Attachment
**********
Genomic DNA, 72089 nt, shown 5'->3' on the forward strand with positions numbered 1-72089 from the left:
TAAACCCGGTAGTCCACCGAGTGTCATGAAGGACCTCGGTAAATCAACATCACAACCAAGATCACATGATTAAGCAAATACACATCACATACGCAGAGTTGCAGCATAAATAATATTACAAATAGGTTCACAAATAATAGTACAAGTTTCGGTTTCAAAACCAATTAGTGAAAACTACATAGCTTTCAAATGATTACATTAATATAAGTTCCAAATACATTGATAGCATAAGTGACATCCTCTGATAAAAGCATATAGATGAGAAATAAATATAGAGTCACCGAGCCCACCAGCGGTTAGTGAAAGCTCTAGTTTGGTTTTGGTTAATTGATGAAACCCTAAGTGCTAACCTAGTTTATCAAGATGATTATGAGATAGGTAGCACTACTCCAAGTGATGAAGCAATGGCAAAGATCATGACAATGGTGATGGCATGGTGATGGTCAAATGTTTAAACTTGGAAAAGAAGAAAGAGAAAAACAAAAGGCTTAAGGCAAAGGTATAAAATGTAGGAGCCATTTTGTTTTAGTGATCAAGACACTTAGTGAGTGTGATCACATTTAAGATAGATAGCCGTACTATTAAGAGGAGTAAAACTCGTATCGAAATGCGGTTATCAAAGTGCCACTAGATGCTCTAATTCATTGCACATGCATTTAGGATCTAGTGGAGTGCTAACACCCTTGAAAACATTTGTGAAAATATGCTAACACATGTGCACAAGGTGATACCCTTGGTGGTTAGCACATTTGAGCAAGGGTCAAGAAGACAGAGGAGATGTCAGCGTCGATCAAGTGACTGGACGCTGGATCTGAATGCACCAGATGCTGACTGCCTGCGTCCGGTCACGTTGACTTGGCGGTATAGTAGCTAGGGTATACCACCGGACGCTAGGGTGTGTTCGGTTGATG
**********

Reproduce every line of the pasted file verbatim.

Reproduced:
Genomic DNA, 72089 nt, shown 5'->3' on the forward strand with positions numbered 1-72089 from the left:
TAAACCCGGTAGTCCACCGAGTGTCATGAAGGACCTCGGTAAATCAACATCACAACCAAGATCACATGATTAAGCAAATACACATCACATACGCAGAGTTGCAGCATAAATAATATTACAAATAGGTTCACAAATAATAGTACAAGTTTCGGTTTCAAAACCAATTAGTGAAAACTACATAGCTTTCAAATGATTACATTAATATAAGTTCCAAATACATTGATAGCATAAGTGACATCCTCTGATAAAAGCATATAGATGAGAAATAAATATAGAGTCACCGAGCCCACCAGCGGTTAGTGAAAGCTCTAGTTTGGTTTTGGTTAATTGATGAAACCCTAAGTGCTAACCTAGTTTATCAAGATGATTATGAGATAGGTAGCACTACTCCAAGTGATGAAGCAATGGCAAAGATCATGACAATGGTGATGGCATGGTGATGGTCAAATGTTTAAACTTGGAAAAGAAGAAAGAGAAAAACAAAAGGCTTAAGGCAAAGGTATAAAATGTAGGAGCCATTTTGTTTTAGTGATCAAGACACTTAGTGAGTGTGATCACATTTAAGATAGATAGCCGTACTATTAAGAGGAGTAAAACTCGTATCGAAATGCGGTTATCAAAGTGCCACTAGATGCTCTAATTCATTGCACATGCATTTAGGATCTAGTGGAGTGCTAACACCCTTGAAAACATTTGTGAAAATATGCTAACACATGTGCACAAGGTGATACCCTTGGTGGTTAGCACATTTGAGCAAGGGTCAAGAAGACAGAGGAGATGTCAGCGTCGATCAAGTGACTGGACGCTGGATCTGAATGCACCAGATGCTGACTGCCTGCGTCCGGTCACGTTGACTTGGCGGTATAGTAGCTAGGGTATACCACCGGACGCTAGGGTGTGTTCGGTTGATG